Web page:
UK’s Perfect Quiet Beaches to enjoy this Summer

UK’s seaside towns boast beautiful scenery and they’re ready to welcome back the public. These areas have suffered substantially throughout the past year, and with so much uncertainty around international travel, an influx of people wanting to ‘staycation’ in these towns is sure to bring a necessary boost to the towns’ economy.

The domestic travel industry is beginning to feel positive about the months ahead. Tony Clish, UK Director for Park Holidays echoes these feelings: “It’s great to see the growing interest in domestic travel and that so many are making plans to visit more of the UK in to 2021. Hopefully, the increase in those making domestic holiday bookings over the coming months will enable people to explore new locations on home soil.”

However, with more people choosing to ‘staycation’ will likely result in overcrowding of popular seaside spots. If you prefer peace and quiet, we’re here to help! Here’s a selection of some of the quietest and most secluded beaches in the UK:

Man O’War Beach, Jurassic Coast, Dorset

Also known as Durdle Door East, this beach has an array of beautiful rock formations and is a welcome respite from better known and accessible spots. It’s an award winning beach, great for swimming, snorkeling, diving, fishing and best of all it’s pet-friendly.

Oxwich, Gower Peninsula, Wales

Backed by a picture-perfect mix of salt marshes, sand dunes and woodlands, the two-mile long bay at Oxwich. In contrast to its neighbours, Oxwich is gentler and has safe shallow waters. Although it can get a little busy during the holidays, heading east will guarantee more space in the sand.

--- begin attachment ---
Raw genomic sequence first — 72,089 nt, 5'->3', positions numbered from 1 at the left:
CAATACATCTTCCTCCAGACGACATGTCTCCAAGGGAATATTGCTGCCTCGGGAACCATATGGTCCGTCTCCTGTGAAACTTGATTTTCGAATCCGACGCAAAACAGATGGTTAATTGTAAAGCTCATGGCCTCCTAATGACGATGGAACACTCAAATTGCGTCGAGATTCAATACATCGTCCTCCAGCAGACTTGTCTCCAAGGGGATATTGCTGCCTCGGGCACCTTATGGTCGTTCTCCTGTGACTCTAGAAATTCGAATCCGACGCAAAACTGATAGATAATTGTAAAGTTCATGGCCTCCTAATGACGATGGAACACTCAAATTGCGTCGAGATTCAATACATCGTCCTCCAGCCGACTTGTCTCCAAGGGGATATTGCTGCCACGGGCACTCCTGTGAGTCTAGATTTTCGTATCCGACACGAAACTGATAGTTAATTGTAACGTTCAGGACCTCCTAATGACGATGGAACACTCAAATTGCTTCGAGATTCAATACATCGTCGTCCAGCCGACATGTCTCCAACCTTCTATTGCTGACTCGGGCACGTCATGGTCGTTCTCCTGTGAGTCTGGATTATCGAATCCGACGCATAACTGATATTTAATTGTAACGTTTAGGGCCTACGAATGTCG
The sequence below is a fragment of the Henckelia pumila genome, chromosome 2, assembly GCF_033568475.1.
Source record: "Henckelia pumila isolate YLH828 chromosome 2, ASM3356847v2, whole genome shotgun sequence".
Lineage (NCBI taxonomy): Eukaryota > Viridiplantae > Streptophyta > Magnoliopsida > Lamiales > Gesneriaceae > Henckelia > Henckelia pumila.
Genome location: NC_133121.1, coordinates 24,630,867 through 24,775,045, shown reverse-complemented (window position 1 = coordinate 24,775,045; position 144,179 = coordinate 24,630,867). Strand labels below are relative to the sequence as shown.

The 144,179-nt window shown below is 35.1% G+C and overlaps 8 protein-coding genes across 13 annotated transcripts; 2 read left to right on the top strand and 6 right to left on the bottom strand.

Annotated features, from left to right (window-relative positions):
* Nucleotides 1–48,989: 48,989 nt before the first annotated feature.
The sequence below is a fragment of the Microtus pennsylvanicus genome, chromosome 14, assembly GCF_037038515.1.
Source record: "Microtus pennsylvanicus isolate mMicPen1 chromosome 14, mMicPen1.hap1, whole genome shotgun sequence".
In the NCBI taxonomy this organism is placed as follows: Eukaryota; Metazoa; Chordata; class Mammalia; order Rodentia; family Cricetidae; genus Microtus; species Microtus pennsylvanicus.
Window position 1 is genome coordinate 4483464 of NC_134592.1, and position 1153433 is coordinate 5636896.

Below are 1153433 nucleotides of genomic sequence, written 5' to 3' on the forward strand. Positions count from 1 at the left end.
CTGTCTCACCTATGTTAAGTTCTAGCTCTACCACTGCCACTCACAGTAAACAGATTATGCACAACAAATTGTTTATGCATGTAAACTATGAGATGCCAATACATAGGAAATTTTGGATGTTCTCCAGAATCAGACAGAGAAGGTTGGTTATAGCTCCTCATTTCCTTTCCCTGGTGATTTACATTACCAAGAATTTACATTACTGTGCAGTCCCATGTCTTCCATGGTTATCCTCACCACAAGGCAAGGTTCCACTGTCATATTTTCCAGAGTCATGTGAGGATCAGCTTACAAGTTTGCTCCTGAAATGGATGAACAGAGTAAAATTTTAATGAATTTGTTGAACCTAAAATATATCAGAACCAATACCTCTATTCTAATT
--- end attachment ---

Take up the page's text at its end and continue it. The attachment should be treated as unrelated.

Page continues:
Kingsgate Bay, Isle of Thanet, Kent

Sitting between more famous neighbours Margate and Broadstairs is Kingsgate Bay in Thanet. Although public toilets are a 15 minute away, this beach offers perfect calm and seclusion. It’s the ideal location for a walk, a picnic or a swim in the shallow, sheltered sea.

White Park Bay, Northern Ireland

The rocky Giant’s Causeway attracts plenty of tourists a year, but most don’t know about White Park Bay. This is a great spot to evade the crowds, boasting a three-mile stretch of beautiful white sand, packed with fossils and wildlife. If you’re lucky, you might even spot dolphins!

Steephill Cove, Isle of Wight

This beach is not vehicle accessible, which can be a deterrent to some but an opportunity for those who don’t mind a little walk to enjoy a quieter spot. To get to Steephill Cove, park at Ventnor’s Botanic Gardens and walk down a narrow path to reach the sandy bay. Instead of crowds you’ll find a charming bay with a Mediterranean feel (delicious seafood included)! Totally worth the effort.